Album Review Jaws - Be Slowly

Even more guitar tastiness to greedily wrap our fins around and sink our teeth into.

Rating:

Picture this: A glistening sunny beach packed with holidaymakers having a good time is interrupted by furious pointing and screaming. Suddenly, the golden-crested waves turn a deep crimson. Screams erupt around the sandy haven. A Spielbergian score of marching drums ruptures the silence. A grey fin emerges from the cascading bloodbath and a growling mouth opens…

Oh, put your harpoons and pop-up metal cages away. There’s no film-famous sharks to see here: only Brummie boys Jaws with their debut album, the first of the second-wave B-Town movement to draw blood in LP form. Since they glided onto the scene with the woozy and washed-out ‘Toucan Surf’, there have been numerous attempts to iron-brand them with the ‘slacker’ label, a throwaway term that also comes tagged with an image of layabouts reeling-off rushed three-chord ditties about ‘babes’ or ‘dudes’ that like to go surfing.

The depth of  ‘Be Slowly’, however, proves that they slack about as much as a full-time lawyer that hates oversized shirts and music from the 90s. In other words, not that damn much. Opener ‘Time’, for example, has been injected with a new dimension through staccato-guitar hooks and Reflektor-esque bongos, while gigantic album closer ‘NYE’ feels suitably elephantine with its thick coating of reverb and carefully crafted guitar pieces. There’s also a subtle sonic progression through grungier, darker tones being sprinkled into the mix, none more than in ‘Home’, which fizzes with its acidic plunge pool of a chorus, before culminating in an aural onslaught of rip-roaring guitar. Similarly, ‘Filth’ slinks through grimy guitar hooks and trash-cans of fuzz, while ‘Time’ throbs with a slightly eerie, discordant atmosphere.

These darker moments are sporadic, however, leaving much of the running time for the more expected, shimmering and summery tracks. ‘Swim’ sassily swats away any notions of it being a mere album track with an infectiously glittery chorus, and ‘Sunset State’ lives up to its name through it being more chilled-out than a cucumber shrugging-off a fatal strain of frostbite. There are a couple of slip-ups in this department; ‘Cameron’ seems to lack ambition, and ‘Think Too Much, Feel Too Little’ sparks little interest other than its remarkable impression of Bombay Bicycle Club. Any problems are instantly redeemed, though, with the effervescent title track; a jubilant anthem that cherry-picks the best bits of The Cure to create something as bold as it is bright.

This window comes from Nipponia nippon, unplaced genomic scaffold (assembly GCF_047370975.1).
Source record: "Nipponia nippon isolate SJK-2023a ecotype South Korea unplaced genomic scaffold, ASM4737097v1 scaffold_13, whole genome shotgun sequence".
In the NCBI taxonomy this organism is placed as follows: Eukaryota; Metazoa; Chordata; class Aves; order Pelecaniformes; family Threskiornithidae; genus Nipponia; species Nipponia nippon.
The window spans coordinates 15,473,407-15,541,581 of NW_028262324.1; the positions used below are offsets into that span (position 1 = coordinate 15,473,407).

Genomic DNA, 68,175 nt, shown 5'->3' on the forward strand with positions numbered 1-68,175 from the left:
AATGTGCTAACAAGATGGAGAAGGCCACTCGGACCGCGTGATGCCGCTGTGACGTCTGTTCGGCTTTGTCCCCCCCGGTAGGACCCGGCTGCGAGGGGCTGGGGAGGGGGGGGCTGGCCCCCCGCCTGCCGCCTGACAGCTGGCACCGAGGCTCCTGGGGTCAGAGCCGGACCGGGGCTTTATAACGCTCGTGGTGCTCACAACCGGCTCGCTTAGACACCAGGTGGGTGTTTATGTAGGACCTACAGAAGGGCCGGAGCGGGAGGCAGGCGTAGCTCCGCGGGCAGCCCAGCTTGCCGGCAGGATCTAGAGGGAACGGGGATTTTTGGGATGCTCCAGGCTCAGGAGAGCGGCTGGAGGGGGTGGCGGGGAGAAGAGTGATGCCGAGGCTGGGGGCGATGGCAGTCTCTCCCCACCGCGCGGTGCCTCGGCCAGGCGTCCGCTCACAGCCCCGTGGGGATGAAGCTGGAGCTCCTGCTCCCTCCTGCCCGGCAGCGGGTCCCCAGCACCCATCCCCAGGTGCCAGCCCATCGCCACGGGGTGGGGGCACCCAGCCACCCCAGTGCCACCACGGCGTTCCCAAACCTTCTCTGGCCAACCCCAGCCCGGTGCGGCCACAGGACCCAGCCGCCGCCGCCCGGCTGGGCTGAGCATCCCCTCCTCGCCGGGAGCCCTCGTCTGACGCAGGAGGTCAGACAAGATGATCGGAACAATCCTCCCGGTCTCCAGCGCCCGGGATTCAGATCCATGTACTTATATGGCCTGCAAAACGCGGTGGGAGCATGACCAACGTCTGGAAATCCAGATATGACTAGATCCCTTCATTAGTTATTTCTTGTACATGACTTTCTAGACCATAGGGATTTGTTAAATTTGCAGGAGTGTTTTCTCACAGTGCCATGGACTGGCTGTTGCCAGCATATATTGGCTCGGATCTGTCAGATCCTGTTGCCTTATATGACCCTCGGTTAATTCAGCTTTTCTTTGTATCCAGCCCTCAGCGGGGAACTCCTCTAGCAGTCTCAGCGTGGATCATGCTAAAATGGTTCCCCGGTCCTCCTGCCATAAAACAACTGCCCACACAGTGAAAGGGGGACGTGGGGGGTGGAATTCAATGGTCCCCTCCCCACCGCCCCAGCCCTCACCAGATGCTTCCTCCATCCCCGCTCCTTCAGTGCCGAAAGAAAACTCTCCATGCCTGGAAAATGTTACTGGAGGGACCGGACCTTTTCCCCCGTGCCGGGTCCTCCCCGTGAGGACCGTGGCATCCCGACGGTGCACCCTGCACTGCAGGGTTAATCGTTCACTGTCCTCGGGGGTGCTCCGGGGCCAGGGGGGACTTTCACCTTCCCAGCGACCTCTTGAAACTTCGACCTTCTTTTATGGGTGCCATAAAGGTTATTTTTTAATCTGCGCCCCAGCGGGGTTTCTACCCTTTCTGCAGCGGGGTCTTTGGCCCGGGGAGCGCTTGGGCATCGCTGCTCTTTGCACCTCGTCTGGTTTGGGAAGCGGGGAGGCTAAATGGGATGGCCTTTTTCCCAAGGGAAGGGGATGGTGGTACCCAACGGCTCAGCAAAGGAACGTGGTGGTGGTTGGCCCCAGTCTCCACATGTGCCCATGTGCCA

As cheap as the opening joke may have been, it actually quite nicely illustrates the subtle transition the band have made. Sure, those looking for 24/7  simple, saccharine sun and smiles may be jarred in a few odd points; but the rest of us can enjoy the added punch and intensity that ‘Be Slowly’ brings to the table. After all, the dramatic and more ambitious elements of the album – as well as the blockbuster stand-out title track – have given us even more guitar tastiness to greedily wrap our fins around and sink our teeth into. 

Read More

Unite and conquer: Frank Carter & The Rattlesnakes

Unite and conquer: Frank Carter & The Rattlesnakes

Over the last five years, Frank Carter & The Rattlesnakes have blazed a cathartic trail across the world. As they release third album ‘End of Suffering’, they dig deep for the sake of sparking hope.

The world according to Stella Donnelly

The world according to Stella Donnelly

Across her debut album, the Perth musician finds herself tackling gender equality, sexual harassment and Australian nationalism, capturing a society in transition.

Join the dots: ALASKALASKA

Join the dots: ALASKALASKA

The London jazz-pop five-piece present their dreamy debut album, but it comes along with the bite of social commentary.

Other People’s Problems: Foxygen

Other People’s Problems: Foxygen

Refusing to tour, railing against the industry and sitting on a tell-all memoir, with new LP ‘Seeing Other People’, LA duo Foxygen are teetering on the edge of collapse – or is it all just an act?